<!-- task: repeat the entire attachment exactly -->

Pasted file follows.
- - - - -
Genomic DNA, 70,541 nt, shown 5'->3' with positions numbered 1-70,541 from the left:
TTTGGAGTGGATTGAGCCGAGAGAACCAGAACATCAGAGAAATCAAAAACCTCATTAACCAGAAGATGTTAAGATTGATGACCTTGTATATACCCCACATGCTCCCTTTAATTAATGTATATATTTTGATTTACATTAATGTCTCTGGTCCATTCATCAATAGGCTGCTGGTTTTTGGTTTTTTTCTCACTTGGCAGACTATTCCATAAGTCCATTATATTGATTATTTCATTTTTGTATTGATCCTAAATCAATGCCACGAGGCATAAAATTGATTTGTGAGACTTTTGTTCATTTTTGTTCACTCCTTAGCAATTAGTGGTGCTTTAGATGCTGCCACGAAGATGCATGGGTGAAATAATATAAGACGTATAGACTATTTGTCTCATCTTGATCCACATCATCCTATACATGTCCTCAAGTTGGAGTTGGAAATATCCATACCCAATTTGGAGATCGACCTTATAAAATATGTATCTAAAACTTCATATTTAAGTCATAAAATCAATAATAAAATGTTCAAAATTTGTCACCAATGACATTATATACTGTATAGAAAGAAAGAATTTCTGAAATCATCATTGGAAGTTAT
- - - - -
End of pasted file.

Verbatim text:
Genomic DNA, 70,541 nt, shown 5'->3' with positions numbered 1-70,541 from the left:
TTTGGAGTGGATTGAGCCGAGAGAACCAGAACATCAGAGAAATCAAAAACCTCATTAACCAGAAGATGTTAAGATTGATGACCTTGTATATACCCCACATGCTCCCTTTAATTAATGTATATATTTTGATTTACATTAATGTCTCTGGTCCATTCATCAATAGGCTGCTGGTTTTTGGTTTTTTTCTCACTTGGCAGACTATTCCATAAGTCCATTATATTGATTATTTCATTTTTGTATTGATCCTAAATCAATGCCACGAGGCATAAAATTGATTTGTGAGACTTTTGTTCATTTTTGTTCACTCCTTAGCAATTAGTGGTGCTTTAGATGCTGCCACGAAGATGCATGGGTGAAATAATATAAGACGTATAGACTATTTGTCTCATCTTGATCCACATCATCCTATACATGTCCTCAAGTTGGAGTTGGAAATATCCATACCCAATTTGGAGATCGACCTTATAAAATATGTATCTAAAACTTCATATTTAAGTCATAAAATCAATAATAAAATGTTCAAAATTTGTCACCAATGACATTATATACTGTATAGAAAGAAAGAATTTCTGAAATCATCATTGGAAGTTAT